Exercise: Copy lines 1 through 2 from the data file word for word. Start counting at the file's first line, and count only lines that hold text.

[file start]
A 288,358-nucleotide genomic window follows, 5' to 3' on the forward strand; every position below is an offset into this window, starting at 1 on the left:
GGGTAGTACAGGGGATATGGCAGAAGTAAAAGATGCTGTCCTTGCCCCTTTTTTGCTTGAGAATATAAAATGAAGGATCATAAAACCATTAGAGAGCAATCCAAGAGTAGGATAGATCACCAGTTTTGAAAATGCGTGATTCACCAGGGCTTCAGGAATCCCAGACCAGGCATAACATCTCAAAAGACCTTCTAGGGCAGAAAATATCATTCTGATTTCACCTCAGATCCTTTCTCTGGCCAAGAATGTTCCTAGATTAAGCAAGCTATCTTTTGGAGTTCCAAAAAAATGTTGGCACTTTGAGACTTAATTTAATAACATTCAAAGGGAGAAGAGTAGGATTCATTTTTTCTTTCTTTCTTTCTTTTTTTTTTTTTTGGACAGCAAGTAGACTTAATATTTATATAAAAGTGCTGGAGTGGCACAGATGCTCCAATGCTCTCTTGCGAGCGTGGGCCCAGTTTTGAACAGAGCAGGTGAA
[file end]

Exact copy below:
A 288,358-nucleotide genomic window follows, 5' to 3' on the forward strand; every position below is an offset into this window, starting at 1 on the left:
GGGTAGTACAGGGGATATGGCAGAAGTAAAAGATGCTGTCCTTGCCCCTTTTTTGCTTGAGAATATAAAATGAAGGATCATAAAACCATTAGAGAGCAATCCAAGAGTAGGATAGATCACCAGTTTTGAAAATGCGTGATTCACCAGGGCTTCAGGAATCCCAGACCAGGCATAACATCTCAAAAGACCTTCTAGGGCAGAAAATATCATTCTGATTTCACCTCAGATCCTTTCTCTGGCCAAGAATGTTCCTAGATTAAGCAAGCTATCTTTTGGAGTTCCAAAAAAATGTTGGCACTTTGAGACTTAATTTAATAACATTCAAAGGGAGAAGAGTAGGATTCATTTTTTCTTTCTTTCTTTCTTTTTTTTTTTTTTGGACAGCAAGTAGACTTAATATTTATATAAAAGTGCTGGAGTGGCACAGATGCTCCAATGCTCTCTTGCGAGCGTGGGCCCAGTTTTGAACAGAGCAGGTGAA